Question About DriveCrypt PP

Discussion in 'privacy technology' started by Jonas, Jan 10, 2003.

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  1. Jonas

    Jonas Registered Member

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    Luv2besecure was speaking about this software before the holidays and i had a couple of questions i could not find the answers to on their webpage.

    1) What happens if i install DriveCrypt PP on my C & D drives, then in 6 months my C drive goes bad. If i get a new drive and reinstall windows and DriveCrypt PP how do I go about gaining access back to my Encrypted D drive? Or is it lost forever?

    2) I understand Drivecrypt PP can encrypt the entire C drive including the OS but how or what protection does that give if (God forbid) i get a trojan and someone wishes to access information on my harddrive. If the trojan is active while iam signed on do they have access to the unencrypted information or would any information they steal from me be encrypted and unreadable to them?

    Thanks for all your help.
    Hope everyone had an enjoyable holiday!
    JC
     
  2. snowy

    snowy Guest

    JONAS

    Not sure I am understaning your question correctly.

    If by re-installing windows you mean REFORMATING...the both c and d drives become like new.....an you begin with a fresh os.
    ok,,let me say this another way....in the past I have encrypted the entire c drive prior to doing a reformat.....after the format there was nothing left of the "old"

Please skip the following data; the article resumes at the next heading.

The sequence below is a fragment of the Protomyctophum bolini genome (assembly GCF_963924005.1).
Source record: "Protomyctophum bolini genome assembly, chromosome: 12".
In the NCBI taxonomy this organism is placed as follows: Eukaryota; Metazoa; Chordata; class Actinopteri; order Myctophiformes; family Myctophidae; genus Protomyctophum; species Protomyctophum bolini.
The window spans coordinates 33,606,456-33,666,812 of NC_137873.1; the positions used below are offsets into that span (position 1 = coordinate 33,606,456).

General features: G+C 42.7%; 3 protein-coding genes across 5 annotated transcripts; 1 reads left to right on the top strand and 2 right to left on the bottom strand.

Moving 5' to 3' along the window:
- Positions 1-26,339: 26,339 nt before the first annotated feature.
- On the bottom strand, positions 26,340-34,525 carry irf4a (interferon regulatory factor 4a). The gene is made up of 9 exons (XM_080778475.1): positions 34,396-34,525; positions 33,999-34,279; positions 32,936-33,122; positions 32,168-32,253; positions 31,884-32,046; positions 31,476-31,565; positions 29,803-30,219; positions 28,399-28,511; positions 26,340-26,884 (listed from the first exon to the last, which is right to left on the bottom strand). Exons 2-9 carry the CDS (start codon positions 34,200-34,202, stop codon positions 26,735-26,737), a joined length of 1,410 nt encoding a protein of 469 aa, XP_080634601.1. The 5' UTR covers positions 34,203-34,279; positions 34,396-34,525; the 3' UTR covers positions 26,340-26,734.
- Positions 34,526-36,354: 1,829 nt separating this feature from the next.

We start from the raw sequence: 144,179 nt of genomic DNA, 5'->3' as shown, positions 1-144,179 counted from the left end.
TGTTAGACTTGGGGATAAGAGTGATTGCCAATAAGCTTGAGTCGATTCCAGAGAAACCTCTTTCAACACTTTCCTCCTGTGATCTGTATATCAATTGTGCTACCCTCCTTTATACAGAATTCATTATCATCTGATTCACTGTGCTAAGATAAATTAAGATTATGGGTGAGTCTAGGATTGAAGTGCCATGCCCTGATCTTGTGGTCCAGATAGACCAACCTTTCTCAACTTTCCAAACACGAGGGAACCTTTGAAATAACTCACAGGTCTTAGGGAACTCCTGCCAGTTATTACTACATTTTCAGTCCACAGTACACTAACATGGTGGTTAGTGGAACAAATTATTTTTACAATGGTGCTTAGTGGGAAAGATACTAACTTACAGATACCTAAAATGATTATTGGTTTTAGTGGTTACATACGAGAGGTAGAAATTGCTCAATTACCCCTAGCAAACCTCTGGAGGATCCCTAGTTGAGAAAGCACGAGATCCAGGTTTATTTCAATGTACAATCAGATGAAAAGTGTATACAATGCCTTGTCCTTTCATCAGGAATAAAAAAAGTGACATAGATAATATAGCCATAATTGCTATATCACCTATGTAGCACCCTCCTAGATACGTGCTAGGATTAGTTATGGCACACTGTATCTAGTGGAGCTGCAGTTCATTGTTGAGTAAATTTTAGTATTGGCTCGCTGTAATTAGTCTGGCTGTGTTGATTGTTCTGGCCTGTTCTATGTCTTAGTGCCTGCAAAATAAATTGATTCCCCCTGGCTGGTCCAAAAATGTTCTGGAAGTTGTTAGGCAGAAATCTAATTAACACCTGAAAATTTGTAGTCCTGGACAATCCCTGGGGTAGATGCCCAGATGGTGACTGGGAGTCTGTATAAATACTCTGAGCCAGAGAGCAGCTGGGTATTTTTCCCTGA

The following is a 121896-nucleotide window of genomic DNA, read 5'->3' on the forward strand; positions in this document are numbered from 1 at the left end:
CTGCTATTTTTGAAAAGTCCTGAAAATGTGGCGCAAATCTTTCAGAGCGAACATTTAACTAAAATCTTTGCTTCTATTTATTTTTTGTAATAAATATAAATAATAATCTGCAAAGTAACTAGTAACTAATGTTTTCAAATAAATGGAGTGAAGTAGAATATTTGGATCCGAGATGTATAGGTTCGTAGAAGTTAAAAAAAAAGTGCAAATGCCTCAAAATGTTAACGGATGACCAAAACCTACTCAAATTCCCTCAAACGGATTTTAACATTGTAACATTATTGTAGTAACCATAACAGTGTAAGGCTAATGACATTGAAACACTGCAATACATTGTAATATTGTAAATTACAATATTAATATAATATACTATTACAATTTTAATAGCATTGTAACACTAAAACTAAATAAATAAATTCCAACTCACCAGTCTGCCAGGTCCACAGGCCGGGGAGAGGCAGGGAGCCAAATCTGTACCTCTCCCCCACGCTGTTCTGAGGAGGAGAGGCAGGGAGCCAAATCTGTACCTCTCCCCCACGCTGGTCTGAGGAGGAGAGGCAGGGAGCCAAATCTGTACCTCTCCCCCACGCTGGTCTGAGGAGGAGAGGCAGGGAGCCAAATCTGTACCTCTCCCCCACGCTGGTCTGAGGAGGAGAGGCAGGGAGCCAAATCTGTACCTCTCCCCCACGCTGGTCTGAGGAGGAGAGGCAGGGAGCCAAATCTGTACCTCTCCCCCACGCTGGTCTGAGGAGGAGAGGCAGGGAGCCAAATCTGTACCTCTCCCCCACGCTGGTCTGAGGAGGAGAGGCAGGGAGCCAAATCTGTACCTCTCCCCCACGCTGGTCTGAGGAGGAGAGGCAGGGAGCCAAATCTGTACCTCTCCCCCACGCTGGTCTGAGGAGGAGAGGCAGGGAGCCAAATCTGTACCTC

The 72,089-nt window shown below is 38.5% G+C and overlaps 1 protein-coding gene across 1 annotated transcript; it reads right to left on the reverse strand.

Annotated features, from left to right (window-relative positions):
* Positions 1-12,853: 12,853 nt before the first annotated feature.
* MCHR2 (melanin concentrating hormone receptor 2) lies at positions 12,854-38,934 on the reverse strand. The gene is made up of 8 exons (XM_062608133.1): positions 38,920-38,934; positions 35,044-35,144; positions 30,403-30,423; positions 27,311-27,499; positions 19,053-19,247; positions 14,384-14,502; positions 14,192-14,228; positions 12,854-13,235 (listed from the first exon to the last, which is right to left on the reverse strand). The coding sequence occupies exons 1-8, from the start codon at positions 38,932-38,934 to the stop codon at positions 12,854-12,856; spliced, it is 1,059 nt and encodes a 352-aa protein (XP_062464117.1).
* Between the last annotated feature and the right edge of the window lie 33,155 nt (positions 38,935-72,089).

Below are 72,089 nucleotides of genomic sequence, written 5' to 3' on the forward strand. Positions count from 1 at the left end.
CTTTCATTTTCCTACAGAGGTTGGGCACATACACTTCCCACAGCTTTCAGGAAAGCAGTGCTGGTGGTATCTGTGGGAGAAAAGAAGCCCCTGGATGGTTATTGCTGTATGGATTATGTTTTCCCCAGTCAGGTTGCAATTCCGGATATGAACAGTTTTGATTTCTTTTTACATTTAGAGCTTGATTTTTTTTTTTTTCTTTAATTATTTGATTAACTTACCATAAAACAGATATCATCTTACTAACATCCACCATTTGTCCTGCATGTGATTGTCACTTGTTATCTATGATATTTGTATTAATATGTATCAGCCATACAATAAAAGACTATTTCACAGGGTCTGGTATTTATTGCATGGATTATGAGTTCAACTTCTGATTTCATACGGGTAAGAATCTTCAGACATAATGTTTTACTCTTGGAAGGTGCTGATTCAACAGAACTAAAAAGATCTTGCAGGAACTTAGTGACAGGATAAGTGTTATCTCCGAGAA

Do wait for others to reply...Lov2B certainly in the person who could answer
     
  3. Jonas

    Jonas Registered Member

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    Actually, let me restate the question another way. My computer has two (2) HardDrives - C with the OS and common programs and D with backed up documents and music. Now if i use DriveCrypt PP and encrypt drives C & D so now BOTH drives are encrypted what happens if Drive C goes down and needs replaced? You see, drive D would still be encrypted and if the data/key file was on the C drive how would i regain access to my D drive? Does this question make more sense? Basically you would have a backup drive that was encrypted and i wonder how one would go about regaining access to that backup drive if one had to install a new drive and re install an OS?

    Thanks,
    Jonas
     
  4. S.B.

    S.B. Registered Member

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    Hi,

    Don't know if you got the answer to your question yet. DCPP includes a provision that allows you to create an "Emergency Repair Disk". I think that the Emergency Repair Disk will allow you to recover your data in most cases.